These numbers directly translate into a democratic deficit at the heart of British government. The Labour Party had a comfortable 60-seat majority in Parliament despite winning the votes of just over a fifth of the electorate. The boundaries of the constituencies and the distribution of the votes for the different parties meant that in effect it took 96,540 votes to elect one Liberal Democrat MP, whereas only 44,268 were needed for a Conservative MP and even fewer, 26,908 to be precise, for a Labour parliamentarian.
In this year’s election, a similar bias will be at work. However, Labour’s prospects after 13 years in government and with Gordon Brown as their unpopular leader are dire. The Tories, meanwhile, have failed to convince the public that they could be a credible alternative. David Cameron talks about change all the time but he still looks too much like part of the old political cartel.
Clegg has rightly identified this situation as his party’s great opportunity. When the other two parties were foolish enough to share a platform with him in the TV debates, they elevated Clegg to the status of an equal contender. He seized on it by positioning himself as the real change that most voters genuinely hope for.
The immediate result of Clegg’s success will not be change, but instead a deepening of Britain’s political crisis. If the popular vote now splits more or less equally in three ways it will be plain for everyone to see that Britain’s electoral system can no longer be considered fair. Even in case the Liberal Democrats narrowly won more votes than the other two parties did, they would still be marginalised in Parliament, condemning them to a junior partner in a possible coalition government.
The legitimacy of Britain’s next Parliament will be questioned from day one. Rectifying the electoral law to make it cater for the country’s new three party system will therefore be the Liberal Democrats’ non-negotiable condition for any potential coalition they might agree to.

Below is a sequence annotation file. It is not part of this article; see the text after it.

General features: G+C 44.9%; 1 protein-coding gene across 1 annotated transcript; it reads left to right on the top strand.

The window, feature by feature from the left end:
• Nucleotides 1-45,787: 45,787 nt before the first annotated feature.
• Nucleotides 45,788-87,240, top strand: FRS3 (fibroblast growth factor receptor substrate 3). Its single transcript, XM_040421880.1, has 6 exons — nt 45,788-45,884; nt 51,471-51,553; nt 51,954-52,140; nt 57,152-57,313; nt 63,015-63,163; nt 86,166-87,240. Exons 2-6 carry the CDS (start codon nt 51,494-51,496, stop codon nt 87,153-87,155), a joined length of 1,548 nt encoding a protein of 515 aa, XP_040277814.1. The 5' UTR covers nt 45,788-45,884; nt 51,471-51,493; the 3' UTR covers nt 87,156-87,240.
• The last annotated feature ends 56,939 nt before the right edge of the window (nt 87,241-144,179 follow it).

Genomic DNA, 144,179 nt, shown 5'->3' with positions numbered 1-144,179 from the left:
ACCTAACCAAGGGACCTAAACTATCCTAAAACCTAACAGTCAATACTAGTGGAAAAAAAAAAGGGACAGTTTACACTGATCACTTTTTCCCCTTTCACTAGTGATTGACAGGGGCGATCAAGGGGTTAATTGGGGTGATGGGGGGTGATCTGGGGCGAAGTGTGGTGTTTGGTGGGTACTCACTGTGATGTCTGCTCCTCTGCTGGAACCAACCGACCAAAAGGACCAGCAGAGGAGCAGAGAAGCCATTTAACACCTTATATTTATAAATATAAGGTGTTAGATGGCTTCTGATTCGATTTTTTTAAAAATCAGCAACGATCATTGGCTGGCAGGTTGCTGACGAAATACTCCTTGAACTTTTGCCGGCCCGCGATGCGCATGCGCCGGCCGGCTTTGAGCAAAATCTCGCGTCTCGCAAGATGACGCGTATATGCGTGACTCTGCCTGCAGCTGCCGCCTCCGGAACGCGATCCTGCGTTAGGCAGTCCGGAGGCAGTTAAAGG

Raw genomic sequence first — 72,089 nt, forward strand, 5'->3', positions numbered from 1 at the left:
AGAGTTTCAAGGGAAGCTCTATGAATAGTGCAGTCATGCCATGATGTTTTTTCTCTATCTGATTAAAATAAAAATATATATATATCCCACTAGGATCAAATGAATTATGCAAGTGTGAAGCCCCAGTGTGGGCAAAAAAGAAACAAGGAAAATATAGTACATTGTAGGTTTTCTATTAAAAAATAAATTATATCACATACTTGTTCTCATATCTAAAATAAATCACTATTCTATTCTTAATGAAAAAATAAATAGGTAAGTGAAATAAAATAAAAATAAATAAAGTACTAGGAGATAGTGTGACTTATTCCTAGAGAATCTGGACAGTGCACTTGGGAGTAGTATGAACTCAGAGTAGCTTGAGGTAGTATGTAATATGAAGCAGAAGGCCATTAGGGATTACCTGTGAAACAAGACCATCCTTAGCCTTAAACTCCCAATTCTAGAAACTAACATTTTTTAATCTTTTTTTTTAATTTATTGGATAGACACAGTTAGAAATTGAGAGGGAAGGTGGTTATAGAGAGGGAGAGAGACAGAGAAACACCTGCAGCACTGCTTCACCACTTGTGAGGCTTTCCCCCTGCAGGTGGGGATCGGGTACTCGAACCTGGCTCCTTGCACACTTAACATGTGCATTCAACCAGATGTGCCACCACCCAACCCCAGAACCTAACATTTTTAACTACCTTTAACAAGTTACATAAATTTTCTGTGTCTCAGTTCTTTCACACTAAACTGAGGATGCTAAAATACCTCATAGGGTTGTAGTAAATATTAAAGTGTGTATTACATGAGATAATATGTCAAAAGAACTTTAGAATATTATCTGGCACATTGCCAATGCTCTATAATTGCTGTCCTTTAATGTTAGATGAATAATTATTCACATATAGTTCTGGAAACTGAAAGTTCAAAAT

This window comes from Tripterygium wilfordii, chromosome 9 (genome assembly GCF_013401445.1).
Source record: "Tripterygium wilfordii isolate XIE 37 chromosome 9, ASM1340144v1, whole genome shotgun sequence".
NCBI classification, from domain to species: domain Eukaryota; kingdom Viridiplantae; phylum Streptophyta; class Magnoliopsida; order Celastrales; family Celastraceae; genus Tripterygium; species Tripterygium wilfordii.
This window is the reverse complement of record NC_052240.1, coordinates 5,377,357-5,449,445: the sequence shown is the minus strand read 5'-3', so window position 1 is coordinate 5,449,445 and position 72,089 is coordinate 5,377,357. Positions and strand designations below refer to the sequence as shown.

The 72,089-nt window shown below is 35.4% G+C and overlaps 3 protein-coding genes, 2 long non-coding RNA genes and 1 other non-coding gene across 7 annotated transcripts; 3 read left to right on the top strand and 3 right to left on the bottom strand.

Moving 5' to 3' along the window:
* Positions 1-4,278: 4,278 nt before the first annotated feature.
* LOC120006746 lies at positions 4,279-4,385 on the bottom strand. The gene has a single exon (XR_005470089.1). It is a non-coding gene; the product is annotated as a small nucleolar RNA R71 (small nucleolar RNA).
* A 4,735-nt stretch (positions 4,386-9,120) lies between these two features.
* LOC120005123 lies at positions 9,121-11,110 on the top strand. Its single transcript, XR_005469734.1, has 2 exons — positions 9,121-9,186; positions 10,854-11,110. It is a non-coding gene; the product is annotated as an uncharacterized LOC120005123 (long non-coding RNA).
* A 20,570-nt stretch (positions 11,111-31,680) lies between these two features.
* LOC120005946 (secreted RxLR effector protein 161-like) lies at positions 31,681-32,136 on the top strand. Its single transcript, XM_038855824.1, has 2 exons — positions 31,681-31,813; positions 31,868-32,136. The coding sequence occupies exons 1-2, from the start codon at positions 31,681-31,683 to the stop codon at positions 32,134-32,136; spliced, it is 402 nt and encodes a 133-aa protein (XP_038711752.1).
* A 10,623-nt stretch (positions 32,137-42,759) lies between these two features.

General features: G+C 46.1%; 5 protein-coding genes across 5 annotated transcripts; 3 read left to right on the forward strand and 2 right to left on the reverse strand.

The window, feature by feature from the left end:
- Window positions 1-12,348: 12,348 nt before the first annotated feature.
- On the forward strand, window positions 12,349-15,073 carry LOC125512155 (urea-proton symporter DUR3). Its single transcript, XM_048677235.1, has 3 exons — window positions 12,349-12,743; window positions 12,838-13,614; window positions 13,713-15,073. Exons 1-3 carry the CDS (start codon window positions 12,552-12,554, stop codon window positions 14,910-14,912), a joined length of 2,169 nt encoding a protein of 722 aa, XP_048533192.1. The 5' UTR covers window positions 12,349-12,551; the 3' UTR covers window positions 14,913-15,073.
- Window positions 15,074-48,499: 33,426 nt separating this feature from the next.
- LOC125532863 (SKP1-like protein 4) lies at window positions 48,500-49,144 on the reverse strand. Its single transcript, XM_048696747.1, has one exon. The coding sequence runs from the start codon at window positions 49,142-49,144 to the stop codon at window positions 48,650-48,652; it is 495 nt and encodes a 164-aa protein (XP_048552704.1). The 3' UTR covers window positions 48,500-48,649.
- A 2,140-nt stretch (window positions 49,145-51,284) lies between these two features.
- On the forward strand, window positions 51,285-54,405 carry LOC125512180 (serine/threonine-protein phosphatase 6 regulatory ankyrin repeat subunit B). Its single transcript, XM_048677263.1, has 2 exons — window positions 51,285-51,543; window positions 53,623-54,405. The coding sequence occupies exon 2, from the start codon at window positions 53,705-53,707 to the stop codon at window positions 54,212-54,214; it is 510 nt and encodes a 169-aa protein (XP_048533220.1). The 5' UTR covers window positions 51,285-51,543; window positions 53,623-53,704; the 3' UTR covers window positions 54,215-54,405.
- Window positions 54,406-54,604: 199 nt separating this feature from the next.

The results of a new system of proportional representation would be far-reaching. If every vote counted the same, the two main parties would almost certainly lose their cartel-like grip on power. Discredited as they appear in the wake of the expenses scandal, they may even disappear altogether. The fate of Democrazia Cristiana, Italy’s dominant post-war party, should be a warning to both Labour and the Conservatives – after the uncovering of endemic corruption at the highest level of government, which left Italian voters disenchanted with their political leaders, it dissolved in the early 1990s.
If Clegg gets his way on electoral reform, his party would almost certainly have great influence on the future of Britain. It could hold the balance of power or even become the largest party. Given the fact that the Liberal Democrats were the first party to highlight the country’s public and private debt crisis, this may not be the worst thing to happen. Cutting the deficit is the most urgent task for the next government.
In fact, Clegg already hinted at the need for fiscal consolidation in his speech to Policy Exchange in May 2008. ‘We are not ready to accept the government’s proposed overall level of taxation, and will look in depth at whether it can, and should, be cut,” he said then and promised that “the Liberal Democrats will question every single penny of government spending’. This was at a time when both Labour and the Conservatives still believed in higher public spending and the Tories wouldn’t touch the issue of tax cuts for fear of looking too right-wing.
Even at the Policy Exchange event Nick Clegg looked at once fresher than Gordon Brown ever did and more authentic than Cameron ever tried to be. With the Liberal Democrats in government no longer a remote possibility, he is still no Messiah but it is time to take Clegg more seriously now.